Manufacturers don't implement new technologies with an eye toward individual plants or tasks only. The idea, or hope, is to scale those technologies and improve processes at every plant, for every product and for every operator.
Successful implementations also teach new ways of thinking about processes and possibilities. Manufacturers want to scale those evolutions of thinking, as well. When and only if digital evolution takes place at that scale does the word “transformation” become an accurate replacement for “evolution. ”
And even the companies that are most successful at evolving their companies digitally haven't figured out the scaling problem yet.
Those are my words, not the words of the ARC Advisory Group's second annual report, “Industrial Digital Transformation Top 25 for 2022,” one of the topics of conversation at the ARC Industry Leadership Forum held this year from Feb. 6 to Feb. 9 in Orlando, Florida. (You can download the report on the ARC Advisory Group website.)
But the report does make it clear that scaling is the biggest challenge facing companies that want to evolve digitally.
The top 25 list highlights companies most successfully integrating digital technology into their organizations according to ARC and the trends driving these efforts, such as the pursuit of sustainability and the aforementioned scaling challenges. It also broadly describes the efforts taken by each company on the list. Pfizer, Tesla, Intel, Johnson & Johnson and BMW Group lead the pack and represent a wide range of technology implementations and organizational philosophies.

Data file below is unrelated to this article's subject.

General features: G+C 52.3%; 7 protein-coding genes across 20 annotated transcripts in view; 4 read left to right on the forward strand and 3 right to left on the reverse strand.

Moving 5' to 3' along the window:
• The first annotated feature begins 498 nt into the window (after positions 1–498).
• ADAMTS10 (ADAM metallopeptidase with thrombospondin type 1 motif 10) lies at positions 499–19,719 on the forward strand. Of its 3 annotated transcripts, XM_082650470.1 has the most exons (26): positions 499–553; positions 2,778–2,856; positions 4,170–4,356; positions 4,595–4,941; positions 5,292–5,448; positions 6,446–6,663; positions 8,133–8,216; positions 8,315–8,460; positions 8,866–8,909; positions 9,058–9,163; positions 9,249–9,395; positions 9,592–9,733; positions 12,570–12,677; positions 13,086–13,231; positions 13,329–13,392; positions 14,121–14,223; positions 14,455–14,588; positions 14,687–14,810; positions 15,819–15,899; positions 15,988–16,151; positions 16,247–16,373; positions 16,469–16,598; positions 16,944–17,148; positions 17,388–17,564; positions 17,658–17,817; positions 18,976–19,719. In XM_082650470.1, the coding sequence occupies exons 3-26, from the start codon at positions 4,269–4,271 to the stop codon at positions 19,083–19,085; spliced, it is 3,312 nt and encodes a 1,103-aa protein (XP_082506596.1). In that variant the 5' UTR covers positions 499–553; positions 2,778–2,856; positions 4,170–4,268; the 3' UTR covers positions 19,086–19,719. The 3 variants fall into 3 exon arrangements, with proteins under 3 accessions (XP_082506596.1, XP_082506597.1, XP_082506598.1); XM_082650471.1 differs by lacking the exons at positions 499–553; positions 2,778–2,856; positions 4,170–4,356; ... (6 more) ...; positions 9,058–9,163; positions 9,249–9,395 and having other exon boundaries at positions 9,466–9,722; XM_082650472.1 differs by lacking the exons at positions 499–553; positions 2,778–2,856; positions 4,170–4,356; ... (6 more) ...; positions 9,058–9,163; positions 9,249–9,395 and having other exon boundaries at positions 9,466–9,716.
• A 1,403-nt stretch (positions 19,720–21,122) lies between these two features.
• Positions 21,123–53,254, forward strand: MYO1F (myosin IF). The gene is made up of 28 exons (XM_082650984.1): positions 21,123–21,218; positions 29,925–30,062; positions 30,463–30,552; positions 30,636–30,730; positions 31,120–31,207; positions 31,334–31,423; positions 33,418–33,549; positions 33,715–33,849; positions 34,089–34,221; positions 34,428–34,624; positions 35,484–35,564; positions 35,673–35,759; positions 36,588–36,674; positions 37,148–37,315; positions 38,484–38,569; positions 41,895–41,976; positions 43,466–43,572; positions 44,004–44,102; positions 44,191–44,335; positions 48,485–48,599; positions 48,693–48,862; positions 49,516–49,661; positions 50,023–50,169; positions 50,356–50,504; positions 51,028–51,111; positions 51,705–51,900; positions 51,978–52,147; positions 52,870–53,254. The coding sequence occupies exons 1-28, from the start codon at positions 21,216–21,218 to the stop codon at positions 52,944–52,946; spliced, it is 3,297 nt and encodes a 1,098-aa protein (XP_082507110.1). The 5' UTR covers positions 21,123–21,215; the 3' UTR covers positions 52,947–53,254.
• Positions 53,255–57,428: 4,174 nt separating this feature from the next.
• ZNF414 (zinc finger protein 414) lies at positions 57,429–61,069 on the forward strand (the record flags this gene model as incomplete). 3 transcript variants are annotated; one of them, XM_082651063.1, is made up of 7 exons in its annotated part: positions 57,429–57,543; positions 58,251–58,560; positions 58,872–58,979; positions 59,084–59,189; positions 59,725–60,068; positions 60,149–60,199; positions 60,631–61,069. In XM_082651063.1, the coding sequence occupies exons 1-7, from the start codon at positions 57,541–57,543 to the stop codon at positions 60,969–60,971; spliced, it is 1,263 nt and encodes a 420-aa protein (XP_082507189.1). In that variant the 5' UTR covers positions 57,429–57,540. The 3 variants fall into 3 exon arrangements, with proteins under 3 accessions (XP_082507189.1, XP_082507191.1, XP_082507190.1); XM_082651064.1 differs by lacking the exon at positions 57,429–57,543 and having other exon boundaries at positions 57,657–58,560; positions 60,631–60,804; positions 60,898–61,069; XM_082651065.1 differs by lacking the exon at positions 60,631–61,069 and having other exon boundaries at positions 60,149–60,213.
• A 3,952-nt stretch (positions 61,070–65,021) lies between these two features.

Looking at things broadly, I think, makes clear the nature of the “biggest challenge.” Digital evolution is not a one-size-fits-all matter. The available technologies are like cards in a deck: Additive manufacturing, AI, cloud-based technologies, IIoT systems, data analytics, digital twins. Which card should a company play and where within its organization?
The companies leading the charge, according to the report, are large and control tremendous resources to throw at digital evolution. Risking failed technology implementations and pilot purgatory mean much less to Pfizer than to a small elastomer manufacturer taking burgeoning steps into digitization.
So there’s something refreshing and validating to think that even companies of the size cited in the ARC report, with so much capital to expend and so many potential use cases to explore, struggle with the same challenges as the much smaller companies trying to best employ digital technology. The manufacturing community will continue learning together for as long as new technologies mature and make their way to the factory floor.
Here are the top ten companies ARC identifies as most successfully blazing the trail for digital evolution in the manufacturing industry:
Johnson & Johnson
Rio Tino Group
Procter & Gamble